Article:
Saturday, 31 January 2015

Horrorstor by Grady Hendrix Review

Here’s the plot summary: haunted Ikea-like store. That’s it. 

I love the haunted house subgenre of horror, I’m a big fan of Douglas Coupland (the overall design aesthetic of the book reminded me of novels like Microserfs and jPod), so I really thought Grady Hendrix’s Horrorstor was going to be a good read. My expectation was that it was going to be satirical/funny with a little bit of drama to balance things out. Wrong! It’s all written completely straight - Hendrix is actually trying to be scary. And, unfortunately, he does a terrible job! 

Twenty-something Amy works at a cheap furniture store called Orsk. She gets roped into doing a dusk-til-dawn shift with her middle-aged co-worker Ruth Anne and highly motivated manager Basil (who’s also younger than she is). They’re on the lookout for whoever’s been wiping the display furniture with poo and scrawling graffiti across the walls after-hours. Also, someone is texting “help” to everyone with a store mobile. But they gotta catch whoever’s doing it soon because corporate’s coming down for an inspection, first thing in the morning! 

Our cast of characters are extremely dull. Amy is your average drifting young woman who’s treading water until she makes a move towards something she actually wants to do. As it is, she’s very apathetic towards her work, and that’s fine, but it’s not interesting to read - why should we care about her again? Why is she the main character? 

Ruth Anne is a wallflower who shows a little bit more character later on, Basil’s a corporate stooge who isn’t as secure as he seems, and there are some others but they’re not worth mentioning. They’re basically all as flat as the flat-pack furniture their store sells. 

The story starts slowly as we get to know our unremarkable cast and set up the main story: characters walking around a dark store. I was ready to fall asleep every time a chapter started and they were still stumbling around in the dark. Is this the “scary” part? What am I supposed to be feeling besides boredom?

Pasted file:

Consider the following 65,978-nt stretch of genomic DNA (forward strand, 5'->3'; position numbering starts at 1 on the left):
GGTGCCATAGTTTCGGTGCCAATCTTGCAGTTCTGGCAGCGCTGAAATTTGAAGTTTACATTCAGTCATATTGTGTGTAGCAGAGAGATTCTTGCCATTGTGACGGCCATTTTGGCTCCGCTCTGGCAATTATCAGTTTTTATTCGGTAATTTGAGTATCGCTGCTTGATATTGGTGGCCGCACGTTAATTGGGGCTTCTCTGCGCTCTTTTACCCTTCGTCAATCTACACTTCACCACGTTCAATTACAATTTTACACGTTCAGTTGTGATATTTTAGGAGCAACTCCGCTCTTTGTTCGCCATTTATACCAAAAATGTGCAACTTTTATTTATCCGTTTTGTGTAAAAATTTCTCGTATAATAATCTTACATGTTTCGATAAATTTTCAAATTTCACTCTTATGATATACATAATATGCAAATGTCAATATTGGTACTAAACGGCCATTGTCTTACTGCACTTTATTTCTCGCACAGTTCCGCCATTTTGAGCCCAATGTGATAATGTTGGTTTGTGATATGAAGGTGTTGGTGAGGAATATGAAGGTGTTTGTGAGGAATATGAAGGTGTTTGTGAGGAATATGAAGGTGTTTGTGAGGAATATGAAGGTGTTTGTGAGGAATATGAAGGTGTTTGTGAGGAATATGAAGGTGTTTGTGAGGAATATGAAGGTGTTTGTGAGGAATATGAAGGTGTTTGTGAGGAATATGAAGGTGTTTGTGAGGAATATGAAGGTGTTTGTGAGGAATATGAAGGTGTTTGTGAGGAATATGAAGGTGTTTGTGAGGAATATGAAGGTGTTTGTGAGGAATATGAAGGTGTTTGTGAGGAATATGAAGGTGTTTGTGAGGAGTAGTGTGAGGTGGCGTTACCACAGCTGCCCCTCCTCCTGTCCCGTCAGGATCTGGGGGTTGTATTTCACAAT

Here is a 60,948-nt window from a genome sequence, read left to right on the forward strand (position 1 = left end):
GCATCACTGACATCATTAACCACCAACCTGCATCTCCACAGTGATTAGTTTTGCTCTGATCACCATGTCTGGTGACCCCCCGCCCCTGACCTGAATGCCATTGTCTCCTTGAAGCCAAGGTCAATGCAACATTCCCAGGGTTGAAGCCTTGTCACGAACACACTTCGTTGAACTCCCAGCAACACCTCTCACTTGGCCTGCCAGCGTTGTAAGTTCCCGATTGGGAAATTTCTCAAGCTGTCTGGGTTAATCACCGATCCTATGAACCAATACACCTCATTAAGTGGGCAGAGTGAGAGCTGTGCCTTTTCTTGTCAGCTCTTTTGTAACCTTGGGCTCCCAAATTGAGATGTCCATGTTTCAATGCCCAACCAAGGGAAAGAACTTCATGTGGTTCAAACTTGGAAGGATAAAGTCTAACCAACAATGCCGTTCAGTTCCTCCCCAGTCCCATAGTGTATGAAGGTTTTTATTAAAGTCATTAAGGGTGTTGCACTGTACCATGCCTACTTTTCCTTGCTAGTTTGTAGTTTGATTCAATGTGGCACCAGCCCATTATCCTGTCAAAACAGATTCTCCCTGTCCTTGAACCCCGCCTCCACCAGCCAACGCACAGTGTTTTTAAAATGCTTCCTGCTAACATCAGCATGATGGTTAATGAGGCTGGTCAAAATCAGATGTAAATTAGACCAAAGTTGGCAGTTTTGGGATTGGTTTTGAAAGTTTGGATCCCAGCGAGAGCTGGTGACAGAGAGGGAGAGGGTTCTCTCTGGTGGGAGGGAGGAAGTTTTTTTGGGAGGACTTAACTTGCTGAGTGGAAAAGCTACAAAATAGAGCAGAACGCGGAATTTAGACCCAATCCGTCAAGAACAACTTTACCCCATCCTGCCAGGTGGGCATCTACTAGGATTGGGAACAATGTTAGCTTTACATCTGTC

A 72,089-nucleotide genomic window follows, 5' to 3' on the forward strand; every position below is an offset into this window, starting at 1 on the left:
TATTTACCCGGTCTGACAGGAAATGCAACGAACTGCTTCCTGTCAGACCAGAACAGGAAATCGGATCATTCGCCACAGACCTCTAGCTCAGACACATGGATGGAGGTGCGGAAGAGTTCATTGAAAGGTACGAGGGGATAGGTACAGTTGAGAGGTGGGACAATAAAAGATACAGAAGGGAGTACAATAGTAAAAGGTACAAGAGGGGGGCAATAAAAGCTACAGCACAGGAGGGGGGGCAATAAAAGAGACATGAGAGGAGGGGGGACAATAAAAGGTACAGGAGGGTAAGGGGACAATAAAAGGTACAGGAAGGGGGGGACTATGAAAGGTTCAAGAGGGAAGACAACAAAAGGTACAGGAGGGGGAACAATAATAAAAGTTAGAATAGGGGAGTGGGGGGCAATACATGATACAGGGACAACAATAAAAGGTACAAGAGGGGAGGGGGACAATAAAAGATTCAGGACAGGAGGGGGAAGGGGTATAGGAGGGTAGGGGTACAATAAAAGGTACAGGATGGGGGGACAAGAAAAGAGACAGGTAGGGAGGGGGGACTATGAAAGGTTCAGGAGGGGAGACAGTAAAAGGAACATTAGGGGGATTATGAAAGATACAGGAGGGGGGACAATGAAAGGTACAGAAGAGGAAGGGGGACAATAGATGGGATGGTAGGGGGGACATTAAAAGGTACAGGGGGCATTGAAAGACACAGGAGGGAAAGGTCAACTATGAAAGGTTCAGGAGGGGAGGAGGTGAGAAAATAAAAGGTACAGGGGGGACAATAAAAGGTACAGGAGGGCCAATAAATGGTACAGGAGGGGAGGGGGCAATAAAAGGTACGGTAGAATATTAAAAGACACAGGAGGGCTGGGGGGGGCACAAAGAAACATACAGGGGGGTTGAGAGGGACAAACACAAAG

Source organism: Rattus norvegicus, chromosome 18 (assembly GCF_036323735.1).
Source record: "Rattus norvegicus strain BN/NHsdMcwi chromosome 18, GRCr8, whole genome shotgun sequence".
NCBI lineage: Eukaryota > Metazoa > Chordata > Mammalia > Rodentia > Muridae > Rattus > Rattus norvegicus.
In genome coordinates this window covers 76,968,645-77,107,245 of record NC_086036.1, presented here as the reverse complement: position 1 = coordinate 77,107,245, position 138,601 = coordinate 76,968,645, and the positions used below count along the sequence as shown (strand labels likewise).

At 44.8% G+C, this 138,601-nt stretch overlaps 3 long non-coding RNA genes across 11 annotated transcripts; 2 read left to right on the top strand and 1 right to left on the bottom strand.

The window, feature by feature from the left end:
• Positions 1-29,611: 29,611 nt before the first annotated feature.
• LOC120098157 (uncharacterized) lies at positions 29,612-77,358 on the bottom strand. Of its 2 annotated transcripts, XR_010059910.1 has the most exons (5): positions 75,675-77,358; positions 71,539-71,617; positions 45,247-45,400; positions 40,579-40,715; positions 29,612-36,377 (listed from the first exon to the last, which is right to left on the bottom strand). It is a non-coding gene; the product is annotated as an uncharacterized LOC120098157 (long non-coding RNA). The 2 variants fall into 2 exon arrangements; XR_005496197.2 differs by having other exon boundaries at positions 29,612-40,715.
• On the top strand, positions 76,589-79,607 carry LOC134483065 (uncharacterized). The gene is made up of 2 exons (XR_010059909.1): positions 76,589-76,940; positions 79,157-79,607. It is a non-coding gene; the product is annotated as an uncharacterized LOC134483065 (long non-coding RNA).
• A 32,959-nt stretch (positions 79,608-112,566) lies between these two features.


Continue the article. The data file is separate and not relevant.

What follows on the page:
We finally get to the supernatural disturbances and they’re a joke. I mean, they’re played totally real but they’re just a glob of horror story cliches. It’s the Indian burial ground-type setup, tedious monologues about never getting out and being punished forever and ever. Even the villain in this is tedious! 

There’s more stumbling around in the dark, some characters die, and it’s over. I was very disappointed/sleepy and not at all scared. 

Horrorstor could’ve lent itself well to satire/comedy - the Ikea store as a modern day nightmare, designed to entrap consumers with their never-ending layouts until they empty their wallets, etc. - but Hendrix crapped out and went the banal and wholly unoriginal route of characters being chased by spookies in the dark. 

I suppose Hendrix did sort of imply something along those lines by turning Orsk into a ghostly version of the nightmarish prison where people went insane and were tortured. And I did like the Coupland-esque graphics, designed to look like an Ikea catalogue. But generally I felt Hendrix didn’t do enough with the concept and incorporated too many cliches with excessive blood and physical harm, grasping hands from walls, characters separating, and a one-dimensional villain. 

Horrorstor is a very unmemorable and uninteresting haunted house story that I wouldn’t recommend to anyone. For good haunted house novels, check out The Shining by Stephen King, The Haunting of Hill House by Shirley Jackson, and Hell House by Richard Matheson instead.


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